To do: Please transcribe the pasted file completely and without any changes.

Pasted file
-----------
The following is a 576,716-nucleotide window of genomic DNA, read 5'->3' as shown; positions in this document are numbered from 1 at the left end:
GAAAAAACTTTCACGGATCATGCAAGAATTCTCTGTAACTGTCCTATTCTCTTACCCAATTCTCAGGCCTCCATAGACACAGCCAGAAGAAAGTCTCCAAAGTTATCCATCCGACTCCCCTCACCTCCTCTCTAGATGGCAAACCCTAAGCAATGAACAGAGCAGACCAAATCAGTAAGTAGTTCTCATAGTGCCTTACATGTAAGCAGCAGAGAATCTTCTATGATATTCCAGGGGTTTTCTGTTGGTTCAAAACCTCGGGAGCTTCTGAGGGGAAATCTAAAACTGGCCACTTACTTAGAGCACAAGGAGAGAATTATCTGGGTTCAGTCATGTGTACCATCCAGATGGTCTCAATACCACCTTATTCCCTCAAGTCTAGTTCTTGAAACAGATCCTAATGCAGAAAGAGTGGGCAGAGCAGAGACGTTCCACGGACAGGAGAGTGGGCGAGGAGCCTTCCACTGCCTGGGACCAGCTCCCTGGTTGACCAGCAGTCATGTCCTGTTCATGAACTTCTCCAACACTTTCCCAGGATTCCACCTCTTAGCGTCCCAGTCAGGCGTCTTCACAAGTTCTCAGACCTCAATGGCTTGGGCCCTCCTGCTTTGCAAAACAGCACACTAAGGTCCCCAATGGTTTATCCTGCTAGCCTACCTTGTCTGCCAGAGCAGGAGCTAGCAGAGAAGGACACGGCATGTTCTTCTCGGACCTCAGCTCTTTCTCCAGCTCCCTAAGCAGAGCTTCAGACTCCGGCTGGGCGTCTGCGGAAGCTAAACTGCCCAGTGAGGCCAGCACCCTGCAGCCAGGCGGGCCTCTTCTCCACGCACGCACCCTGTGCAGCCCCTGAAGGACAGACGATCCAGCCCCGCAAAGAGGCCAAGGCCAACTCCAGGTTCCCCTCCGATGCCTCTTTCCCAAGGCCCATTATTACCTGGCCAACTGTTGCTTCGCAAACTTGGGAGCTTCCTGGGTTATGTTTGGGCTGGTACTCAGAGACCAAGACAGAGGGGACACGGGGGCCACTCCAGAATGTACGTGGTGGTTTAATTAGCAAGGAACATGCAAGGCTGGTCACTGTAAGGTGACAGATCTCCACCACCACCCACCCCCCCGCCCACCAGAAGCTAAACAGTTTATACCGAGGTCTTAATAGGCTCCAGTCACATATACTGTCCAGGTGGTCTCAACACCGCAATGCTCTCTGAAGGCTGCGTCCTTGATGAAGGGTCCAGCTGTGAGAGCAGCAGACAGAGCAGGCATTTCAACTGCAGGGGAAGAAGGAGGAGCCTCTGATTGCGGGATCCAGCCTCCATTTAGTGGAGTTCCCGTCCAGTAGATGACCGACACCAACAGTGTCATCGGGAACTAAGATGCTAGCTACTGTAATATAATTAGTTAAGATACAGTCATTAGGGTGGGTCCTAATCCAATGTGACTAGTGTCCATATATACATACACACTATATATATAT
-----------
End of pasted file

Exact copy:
The following is a 576,716-nucleotide window of genomic DNA, read 5'->3' as shown; positions in this document are numbered from 1 at the left end:
GAAAAAACTTTCACGGATCATGCAAGAATTCTCTGTAACTGTCCTATTCTCTTACCCAATTCTCAGGCCTCCATAGACACAGCCAGAAGAAAGTCTCCAAAGTTATCCATCCGACTCCCCTCACCTCCTCTCTAGATGGCAAACCCTAAGCAATGAACAGAGCAGACCAAATCAGTAAGTAGTTCTCATAGTGCCTTACATGTAAGCAGCAGAGAATCTTCTATGATATTCCAGGGGTTTTCTGTTGGTTCAAAACCTCGGGAGCTTCTGAGGGGAAATCTAAAACTGGCCACTTACTTAGAGCACAAGGAGAGAATTATCTGGGTTCAGTCATGTGTACCATCCAGATGGTCTCAATACCACCTTATTCCCTCAAGTCTAGTTCTTGAAACAGATCCTAATGCAGAAAGAGTGGGCAGAGCAGAGACGTTCCACGGACAGGAGAGTGGGCGAGGAGCCTTCCACTGCCTGGGACCAGCTCCCTGGTTGACCAGCAGTCATGTCCTGTTCATGAACTTCTCCAACACTTTCCCAGGATTCCACCTCTTAGCGTCCCAGTCAGGCGTCTTCACAAGTTCTCAGACCTCAATGGCTTGGGCCCTCCTGCTTTGCAAAACAGCACACTAAGGTCCCCAATGGTTTATCCTGCTAGCCTACCTTGTCTGCCAGAGCAGGAGCTAGCAGAGAAGGACACGGCATGTTCTTCTCGGACCTCAGCTCTTTCTCCAGCTCCCTAAGCAGAGCTTCAGACTCCGGCTGGGCGTCTGCGGAAGCTAAACTGCCCAGTGAGGCCAGCACCCTGCAGCCAGGCGGGCCTCTTCTCCACGCACGCACCCTGTGCAGCCCCTGAAGGACAGACGATCCAGCCCCGCAAAGAGGCCAAGGCCAACTCCAGGTTCCCCTCCGATGCCTCTTTCCCAAGGCCCATTATTACCTGGCCAACTGTTGCTTCGCAAACTTGGGAGCTTCCTGGGTTATGTTTGGGCTGGTACTCAGAGACCAAGACAGAGGGGACACGGGGGCCACTCCAGAATGTACGTGGTGGTTTAATTAGCAAGGAACATGCAAGGCTGGTCACTGTAAGGTGACAGATCTCCACCACCACCCACCCCCCCGCCCACCAGAAGCTAAACAGTTTATACCGAGGTCTTAATAGGCTCCAGTCACATATACTGTCCAGGTGGTCTCAACACCGCAATGCTCTCTGAAGGCTGCGTCCTTGATGAAGGGTCCAGCTGTGAGAGCAGCAGACAGAGCAGGCATTTCAACTGCAGGGGAAGAAGGAGGAGCCTCTGATTGCGGGATCCAGCCTCCATTTAGTGGAGTTCCCGTCCAGTAGATGACCGACACCAACAGTGTCATCGGGAACTAAGATGCTAGCTACTGTAATATAATTAGTTAAGATACAGTCATTAGGGTGGGTCCTAATCCAATGTGACTAGTGTCCATATATACATACACACTATATATATAT